A Twitter timeline is a dangerous thing to scroll through at bedtime. On Thursday night, I watched former Maclean’s and National Post editor Ken Whyte pledge to seed a $1,500 “appropriation prize.” By the time I put down my phone, just three hours later, the pot was up to $3,500. The contributors: a selection of the editors and senior-most staffers and writers at some of the largest media organizations in Canada. They are all white.
The context: In the latest issue of Write, the magazine of the Writers’ Union of Canada, editor Hal Niedzviecki urged the white, middle-class people who make up most of published Canadian literature to “explore the lives of people who aren’t like you.” The piece, titled “Winning the appropriation prize,” was criticized on social media for denying and advocating cultural appropriation, and in relation to its inclusion in an issue focused on the work of Indigenous writers. Niedzviecki then resigned.
Once reported on, the incident brought forth what has become a predictable response from white Canadian media. Columns were written and scathing tweets were sent, to the effect that this was an affront to free speech and another sign of “the left” gone too far. And Whyte set out to organize his prize, presumably taking his inspiration from the title of Niedzviecki’s piece. Watching the names—some of the top names at the National Post, Rogers Media, and CBC—pledging their $100 or $500 to his cause, my stomach flipped. It was a reminder, once again, that too many white decision makers in Canadian media don’t seem to listen when people of colour and Indigenous people are talking.
I don’t imagine all these people hold the same opinions, of course. And Twitter is a flawed lens through which to judge anything. But watch what some of them regularly retweet, snark at and bemoan, and a worldview emerges. Free speech and critical thinking are under threat from those who, because of hurt feelings or ideological puritanism, just won’t hear it. Identity politics, political correctness, cultural appropriation and safe spaces are the four horsemen of this apocalypse.
Yet the same charges of rejecting disagreeable concepts out of hand and being purposely blind to nuance might apply to these people when they take on their pet peeves online.
Two participants in Thursday night’s proceedings are worth particular mention in this regard. The immediate instigation for Whyte’s effort was a tweet about the Niedzviecki incident from Jon Kay, editor of The Walrus—who, in fairness, didn’t contribute to the crowdfunding—calling that incident “sad and shameful.” He also retweeted a response to that missive that read, “So when are they going to exhume Harper Lee to castigate her for appropriating the experiences of African American men?” The response is just the kind of willful misunderstanding that suits the anti-PC crowd so well. Writing about another race or identity group is not necessarily itself cultural appropriation. Rather, it’s when those ideas are cut wholesale out of context and then presented as the taker’s own. And it’s particularly when the taker is rewarded for something the taken-from wouldn’t be. An “appropriation prize” is literally the ultimate example of this—giving a writer a reward specifically for taking ideas from Indigenous people and people of colour who are systematically prevented from profiting from their creations or cultures themselves.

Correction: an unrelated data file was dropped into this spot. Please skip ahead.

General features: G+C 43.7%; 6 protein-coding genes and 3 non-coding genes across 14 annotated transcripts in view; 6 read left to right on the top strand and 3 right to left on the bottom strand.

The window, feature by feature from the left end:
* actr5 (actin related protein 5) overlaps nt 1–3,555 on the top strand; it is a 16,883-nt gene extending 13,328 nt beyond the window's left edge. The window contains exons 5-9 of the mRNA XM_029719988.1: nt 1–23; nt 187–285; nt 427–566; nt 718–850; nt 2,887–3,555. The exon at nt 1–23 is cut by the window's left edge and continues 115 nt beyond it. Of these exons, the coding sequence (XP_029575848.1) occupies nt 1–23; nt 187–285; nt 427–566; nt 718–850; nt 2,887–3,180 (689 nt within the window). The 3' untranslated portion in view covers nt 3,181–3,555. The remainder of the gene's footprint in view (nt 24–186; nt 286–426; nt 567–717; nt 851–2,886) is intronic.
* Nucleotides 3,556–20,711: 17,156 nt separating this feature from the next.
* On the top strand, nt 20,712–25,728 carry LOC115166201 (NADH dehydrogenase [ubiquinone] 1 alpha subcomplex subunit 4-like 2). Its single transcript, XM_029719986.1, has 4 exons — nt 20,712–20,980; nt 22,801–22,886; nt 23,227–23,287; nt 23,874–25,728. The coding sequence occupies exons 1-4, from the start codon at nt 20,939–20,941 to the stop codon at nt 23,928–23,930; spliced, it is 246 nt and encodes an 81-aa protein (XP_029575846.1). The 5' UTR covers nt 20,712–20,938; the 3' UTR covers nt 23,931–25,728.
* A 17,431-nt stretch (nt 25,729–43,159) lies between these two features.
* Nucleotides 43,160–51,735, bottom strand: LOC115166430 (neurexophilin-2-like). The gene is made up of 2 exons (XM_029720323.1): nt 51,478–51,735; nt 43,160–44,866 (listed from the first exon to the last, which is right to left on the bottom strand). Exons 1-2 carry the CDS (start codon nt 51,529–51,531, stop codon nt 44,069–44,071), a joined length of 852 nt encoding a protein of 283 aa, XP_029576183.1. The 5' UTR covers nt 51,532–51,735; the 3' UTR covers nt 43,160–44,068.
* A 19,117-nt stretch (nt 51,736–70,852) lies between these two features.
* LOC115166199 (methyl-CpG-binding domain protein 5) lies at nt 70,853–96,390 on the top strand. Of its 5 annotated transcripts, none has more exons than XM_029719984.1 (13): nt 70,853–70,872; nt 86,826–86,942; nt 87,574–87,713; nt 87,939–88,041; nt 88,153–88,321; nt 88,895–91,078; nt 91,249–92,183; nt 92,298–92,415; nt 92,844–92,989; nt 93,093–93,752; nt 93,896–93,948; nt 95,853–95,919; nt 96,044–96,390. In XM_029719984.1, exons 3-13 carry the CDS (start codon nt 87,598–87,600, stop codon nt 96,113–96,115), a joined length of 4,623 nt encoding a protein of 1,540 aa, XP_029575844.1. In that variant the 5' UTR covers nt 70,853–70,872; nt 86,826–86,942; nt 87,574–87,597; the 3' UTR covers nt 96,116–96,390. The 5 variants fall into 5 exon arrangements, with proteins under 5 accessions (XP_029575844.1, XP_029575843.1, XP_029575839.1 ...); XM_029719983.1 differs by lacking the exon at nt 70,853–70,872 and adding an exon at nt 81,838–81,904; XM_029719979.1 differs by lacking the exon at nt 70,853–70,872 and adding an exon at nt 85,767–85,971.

I have, it must be said, a related and so far one-sided quarrel with Kay. At a Canadian Journalism Foundation event earlier this year, he shared, unprompted, some thoughts on diversity in media, saying in part: “It makes much less sense for the sons and daughters of immigrants, who have scrimped and saved … and came to Canada precisely so that their children can make a lot of money and have a secure life” to become journalists, as against the privileged with wealthy families or who are stopping through the profession on their way to a professional degree. (That section of his remarks is in full here).
He’s said this kind of thing before. Later on and in response, I addressed a question to Kay in particular: “What are you doing to actually hire those people? Because if the answer to this question is, ‘Immigrant parents don’t want their kids doing this risky thing,’ or ‘Immigrant kids don’t want to do this risky thing,’ then you’ve thrown up your hands and you’ve not actually solved the problem.” (The full question is here).
Another panelist, Rogers Publishing head Steve Maich, noted that the contracting of newsrooms was making this more difficult, and outlined some ways the company was working to address that. Kay did not answer, nor did he respond when I tweeted the same question to him a few weeks later as part of a thread commenting on one of his articles. While The Walrus has of course published stories by people of colour in his tenure, when Kay talks about media diversity it’s clear that he does not want to engage critically with the need to actively work to increase it—or at least, he won’t talk about it with me.